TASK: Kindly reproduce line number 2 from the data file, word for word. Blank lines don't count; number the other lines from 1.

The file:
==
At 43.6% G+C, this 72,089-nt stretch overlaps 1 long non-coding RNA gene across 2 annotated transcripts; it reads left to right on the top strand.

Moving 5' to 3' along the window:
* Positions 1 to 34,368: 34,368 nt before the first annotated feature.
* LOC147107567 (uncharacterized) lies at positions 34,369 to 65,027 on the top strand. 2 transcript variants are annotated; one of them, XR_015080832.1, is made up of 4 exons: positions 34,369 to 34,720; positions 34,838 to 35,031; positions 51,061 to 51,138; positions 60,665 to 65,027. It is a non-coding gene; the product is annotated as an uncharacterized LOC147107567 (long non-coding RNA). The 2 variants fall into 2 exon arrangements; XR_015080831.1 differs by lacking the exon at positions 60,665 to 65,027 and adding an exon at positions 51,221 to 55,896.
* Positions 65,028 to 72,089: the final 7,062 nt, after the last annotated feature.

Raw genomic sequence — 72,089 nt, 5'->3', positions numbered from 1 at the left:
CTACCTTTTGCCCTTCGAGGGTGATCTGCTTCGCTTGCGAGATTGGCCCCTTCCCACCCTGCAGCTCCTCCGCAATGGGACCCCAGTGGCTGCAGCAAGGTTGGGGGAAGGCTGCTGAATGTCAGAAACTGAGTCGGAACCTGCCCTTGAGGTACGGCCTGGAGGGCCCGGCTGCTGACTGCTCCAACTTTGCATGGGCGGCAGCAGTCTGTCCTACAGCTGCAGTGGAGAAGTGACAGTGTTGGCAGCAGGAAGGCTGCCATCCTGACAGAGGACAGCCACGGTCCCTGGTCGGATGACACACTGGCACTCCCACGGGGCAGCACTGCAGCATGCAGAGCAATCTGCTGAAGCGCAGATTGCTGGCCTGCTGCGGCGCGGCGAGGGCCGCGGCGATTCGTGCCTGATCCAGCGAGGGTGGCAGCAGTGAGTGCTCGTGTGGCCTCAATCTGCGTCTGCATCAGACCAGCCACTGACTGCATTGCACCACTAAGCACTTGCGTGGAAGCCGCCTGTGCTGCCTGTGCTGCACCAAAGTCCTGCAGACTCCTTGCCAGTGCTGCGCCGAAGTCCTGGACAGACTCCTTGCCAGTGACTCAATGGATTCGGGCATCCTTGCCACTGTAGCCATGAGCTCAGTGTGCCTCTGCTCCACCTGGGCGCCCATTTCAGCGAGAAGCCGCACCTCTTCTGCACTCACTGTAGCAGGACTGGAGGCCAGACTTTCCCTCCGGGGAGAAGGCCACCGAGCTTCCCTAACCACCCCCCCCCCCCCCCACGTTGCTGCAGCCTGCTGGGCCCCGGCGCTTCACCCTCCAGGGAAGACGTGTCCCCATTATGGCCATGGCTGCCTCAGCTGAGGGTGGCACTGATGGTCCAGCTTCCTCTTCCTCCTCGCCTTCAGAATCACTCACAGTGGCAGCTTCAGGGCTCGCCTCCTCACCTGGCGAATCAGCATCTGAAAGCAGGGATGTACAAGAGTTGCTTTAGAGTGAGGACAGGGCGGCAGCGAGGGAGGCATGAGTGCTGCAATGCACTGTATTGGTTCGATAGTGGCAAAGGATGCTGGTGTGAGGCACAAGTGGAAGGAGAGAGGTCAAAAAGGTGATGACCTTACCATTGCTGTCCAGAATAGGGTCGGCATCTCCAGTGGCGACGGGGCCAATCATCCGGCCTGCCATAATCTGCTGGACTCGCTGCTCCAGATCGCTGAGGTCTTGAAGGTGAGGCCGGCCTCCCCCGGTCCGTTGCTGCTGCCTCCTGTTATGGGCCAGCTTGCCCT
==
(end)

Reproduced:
Moving 5' to 3' along the window: